Ag chairman defends lawmakers who get subsidies, cut food stamps

The chairman of the House Agriculture Committee on Thursday defended fellow lawmakers who have received millions in farm subsidies while also voting this month to cut $20.5 billion from the food stamp program.

Chairman Frank Lucas (R-Okla.) said it is not hypocritical and drawing any connection is unfair.

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This week, the Environmental Working Group (EWG), a group critical of large farm subsidies, published an updated database of farm subsidy recipients.

The data shows Agriculture Committee members Stephen Fincher (R-Tenn.) and Doug LaMalfa (R-Calif.) have gotten substantial subsidies. 

Both members voted to cut food stamps by voting for the 2013 farm bill in committee this month.

Fincher received $70,574 in government farm support last year and $3.4 million since 1995.

LaMalfa got $188,570 in 2012 and $5.1 million since 1995.

EWG last year found 23 members of Congress receiving farm subsidies and said Thursday it is still working on a complete list for this year, according to EWG researcher Donald Carr.

“It’s hypocritical with a capital H,” Carr said. “Why are taxpayers funding millions in subsidies for people who are cutting benefits for families who are struggling to put food on the table?”

Fincher’s office declined to comment on the report.

"Current food stamp and crop programs were created decades ago and Rep. LaMalfa believes it is high time that we move both into the 21st century. He has long advocated for an end to direct subsidy payments and voted to eliminate those payments last week, as well as supporting steps to modernize the food stamp program," LaMalfa spokesman Kevin Eastman said.

Asked about the report, Lucas said the members are not being hypocrites. Lucas argues that the farm bill stops abuse of the food stamp program by closing loopholes like one that allows states to give recipients phony heating aid so they can get food stamps when they would not otherwise qualify.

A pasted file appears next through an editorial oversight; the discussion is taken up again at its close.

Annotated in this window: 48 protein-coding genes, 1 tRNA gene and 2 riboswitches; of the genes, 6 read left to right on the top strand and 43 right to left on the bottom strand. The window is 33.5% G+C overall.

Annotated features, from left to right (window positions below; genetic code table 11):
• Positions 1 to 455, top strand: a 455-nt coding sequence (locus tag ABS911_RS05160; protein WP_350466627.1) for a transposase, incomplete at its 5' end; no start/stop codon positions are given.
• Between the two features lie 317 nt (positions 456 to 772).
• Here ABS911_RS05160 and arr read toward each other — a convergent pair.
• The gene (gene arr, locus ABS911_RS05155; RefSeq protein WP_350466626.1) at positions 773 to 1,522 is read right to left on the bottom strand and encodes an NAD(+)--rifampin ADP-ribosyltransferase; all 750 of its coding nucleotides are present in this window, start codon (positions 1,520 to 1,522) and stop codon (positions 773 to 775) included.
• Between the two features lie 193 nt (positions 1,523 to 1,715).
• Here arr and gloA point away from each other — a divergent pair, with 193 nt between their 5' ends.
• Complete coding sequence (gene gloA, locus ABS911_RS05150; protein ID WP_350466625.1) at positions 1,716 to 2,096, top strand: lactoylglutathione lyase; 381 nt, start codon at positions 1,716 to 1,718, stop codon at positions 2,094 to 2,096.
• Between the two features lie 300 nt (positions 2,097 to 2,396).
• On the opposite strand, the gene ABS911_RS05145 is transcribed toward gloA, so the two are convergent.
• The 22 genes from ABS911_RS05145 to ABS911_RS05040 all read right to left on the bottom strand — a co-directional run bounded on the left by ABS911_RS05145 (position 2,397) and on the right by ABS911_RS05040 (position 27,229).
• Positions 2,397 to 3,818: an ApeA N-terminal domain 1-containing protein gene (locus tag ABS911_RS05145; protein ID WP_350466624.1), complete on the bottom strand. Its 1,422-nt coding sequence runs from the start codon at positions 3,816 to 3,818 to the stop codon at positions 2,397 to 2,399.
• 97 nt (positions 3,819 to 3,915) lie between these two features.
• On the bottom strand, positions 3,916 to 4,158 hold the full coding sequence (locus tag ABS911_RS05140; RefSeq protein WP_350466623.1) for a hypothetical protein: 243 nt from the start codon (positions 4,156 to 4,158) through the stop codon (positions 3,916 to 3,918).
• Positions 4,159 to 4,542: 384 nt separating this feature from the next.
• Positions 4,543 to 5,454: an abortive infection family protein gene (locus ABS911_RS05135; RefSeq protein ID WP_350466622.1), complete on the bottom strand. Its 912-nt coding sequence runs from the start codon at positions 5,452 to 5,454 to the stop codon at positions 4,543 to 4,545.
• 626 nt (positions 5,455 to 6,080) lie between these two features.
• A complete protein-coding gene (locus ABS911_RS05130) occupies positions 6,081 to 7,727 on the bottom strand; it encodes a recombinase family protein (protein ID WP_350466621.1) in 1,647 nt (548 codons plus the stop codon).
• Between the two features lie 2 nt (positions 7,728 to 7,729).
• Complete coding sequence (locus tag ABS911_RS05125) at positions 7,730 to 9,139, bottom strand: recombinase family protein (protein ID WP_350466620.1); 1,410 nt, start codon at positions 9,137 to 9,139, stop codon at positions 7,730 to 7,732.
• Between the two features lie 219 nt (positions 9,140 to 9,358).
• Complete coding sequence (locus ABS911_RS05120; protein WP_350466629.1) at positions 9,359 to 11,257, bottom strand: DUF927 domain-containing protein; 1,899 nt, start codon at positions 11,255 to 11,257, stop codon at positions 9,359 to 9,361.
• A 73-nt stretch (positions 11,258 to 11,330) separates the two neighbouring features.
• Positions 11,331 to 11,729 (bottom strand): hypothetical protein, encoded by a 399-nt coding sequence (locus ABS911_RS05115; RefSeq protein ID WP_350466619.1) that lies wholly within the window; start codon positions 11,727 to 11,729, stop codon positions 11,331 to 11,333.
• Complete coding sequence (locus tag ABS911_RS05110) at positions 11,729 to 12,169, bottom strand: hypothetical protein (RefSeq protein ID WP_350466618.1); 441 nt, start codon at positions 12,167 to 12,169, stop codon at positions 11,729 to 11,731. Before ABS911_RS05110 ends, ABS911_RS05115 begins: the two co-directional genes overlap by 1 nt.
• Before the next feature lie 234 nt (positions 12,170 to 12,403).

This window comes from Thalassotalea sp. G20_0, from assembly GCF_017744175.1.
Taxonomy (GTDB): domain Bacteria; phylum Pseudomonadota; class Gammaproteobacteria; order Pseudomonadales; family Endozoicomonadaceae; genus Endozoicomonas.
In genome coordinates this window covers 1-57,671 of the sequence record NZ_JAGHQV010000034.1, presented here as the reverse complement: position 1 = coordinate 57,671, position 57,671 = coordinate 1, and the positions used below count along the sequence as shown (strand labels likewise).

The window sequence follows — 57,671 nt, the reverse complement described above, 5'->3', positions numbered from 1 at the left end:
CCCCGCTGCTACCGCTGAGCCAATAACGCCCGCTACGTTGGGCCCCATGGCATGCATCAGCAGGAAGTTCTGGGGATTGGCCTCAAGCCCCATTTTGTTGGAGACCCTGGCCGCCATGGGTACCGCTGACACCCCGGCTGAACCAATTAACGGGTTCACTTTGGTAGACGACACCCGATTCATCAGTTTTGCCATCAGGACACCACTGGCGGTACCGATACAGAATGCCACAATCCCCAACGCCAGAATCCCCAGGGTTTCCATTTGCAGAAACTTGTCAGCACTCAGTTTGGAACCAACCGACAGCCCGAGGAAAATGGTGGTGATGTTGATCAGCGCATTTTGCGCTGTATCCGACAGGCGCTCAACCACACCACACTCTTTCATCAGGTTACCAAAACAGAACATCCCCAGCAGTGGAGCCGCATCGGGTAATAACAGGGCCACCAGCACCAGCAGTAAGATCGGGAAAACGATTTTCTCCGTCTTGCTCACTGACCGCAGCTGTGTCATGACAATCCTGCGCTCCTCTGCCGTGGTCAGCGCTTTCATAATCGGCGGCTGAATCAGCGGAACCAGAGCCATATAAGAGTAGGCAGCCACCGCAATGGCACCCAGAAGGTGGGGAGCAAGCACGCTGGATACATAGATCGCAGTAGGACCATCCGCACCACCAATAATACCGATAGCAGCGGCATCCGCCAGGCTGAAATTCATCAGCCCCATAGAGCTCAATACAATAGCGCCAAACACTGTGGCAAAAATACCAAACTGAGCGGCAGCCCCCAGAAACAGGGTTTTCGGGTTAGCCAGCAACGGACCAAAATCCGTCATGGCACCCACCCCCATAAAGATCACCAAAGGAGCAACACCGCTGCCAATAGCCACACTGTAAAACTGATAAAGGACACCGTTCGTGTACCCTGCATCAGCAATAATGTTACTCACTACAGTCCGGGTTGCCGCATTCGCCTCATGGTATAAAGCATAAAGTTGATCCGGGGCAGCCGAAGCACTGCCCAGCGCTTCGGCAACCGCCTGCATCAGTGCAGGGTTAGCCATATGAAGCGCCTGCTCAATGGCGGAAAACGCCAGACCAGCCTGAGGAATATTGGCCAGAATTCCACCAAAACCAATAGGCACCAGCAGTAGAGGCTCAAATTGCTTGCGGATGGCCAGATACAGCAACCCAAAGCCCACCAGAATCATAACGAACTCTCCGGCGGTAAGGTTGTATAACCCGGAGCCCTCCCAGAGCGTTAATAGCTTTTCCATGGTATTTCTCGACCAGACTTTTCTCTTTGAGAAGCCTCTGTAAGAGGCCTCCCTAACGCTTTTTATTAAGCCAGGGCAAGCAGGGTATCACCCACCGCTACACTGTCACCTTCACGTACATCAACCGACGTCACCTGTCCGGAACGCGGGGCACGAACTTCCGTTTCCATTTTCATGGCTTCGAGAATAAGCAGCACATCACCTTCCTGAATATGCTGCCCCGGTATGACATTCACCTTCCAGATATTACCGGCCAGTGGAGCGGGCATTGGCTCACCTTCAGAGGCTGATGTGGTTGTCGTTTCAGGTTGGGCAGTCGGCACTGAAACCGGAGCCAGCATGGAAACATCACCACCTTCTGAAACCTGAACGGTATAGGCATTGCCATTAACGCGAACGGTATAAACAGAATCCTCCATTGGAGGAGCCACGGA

He said EWG was being unfair.

“That’s just trying to match apples and oranges, or potatoes and turnips,” he said. “They are playing games.”

Lucas, himself a rancher, noted that members of Congress are allowed to remain farmers after getting elected.

“Under the law, members of Congress are allowed to continuing farming and have farming operations and participate in the programs. So they’re abiding by the law,” he said.

He said members should look at the food stamp cuts and the farm bill and use their judgment. 

“Every member of the body — on the floor and committee — has to vote his or her conscience as they view each slice of the bill and how they view the total package,” he said. 

A GOP aide pointed out that the members in question voted to cut more than 30 percent from the farm bill's commodity title and, factoring in increase to crop insurance, subsidies get a net cut of 10 percent. This compares to a roughly 2.5 percent cut of food stamps.

The $940 billion farm bill passed of committee ends direct farm payments and a host of other current subsidies, saving the billions from the budget. The bill does then reinvests some of the savings to expand crop insurance and to provide generous price and revenue protection systems.

--This report was updated at 3:50 p.m.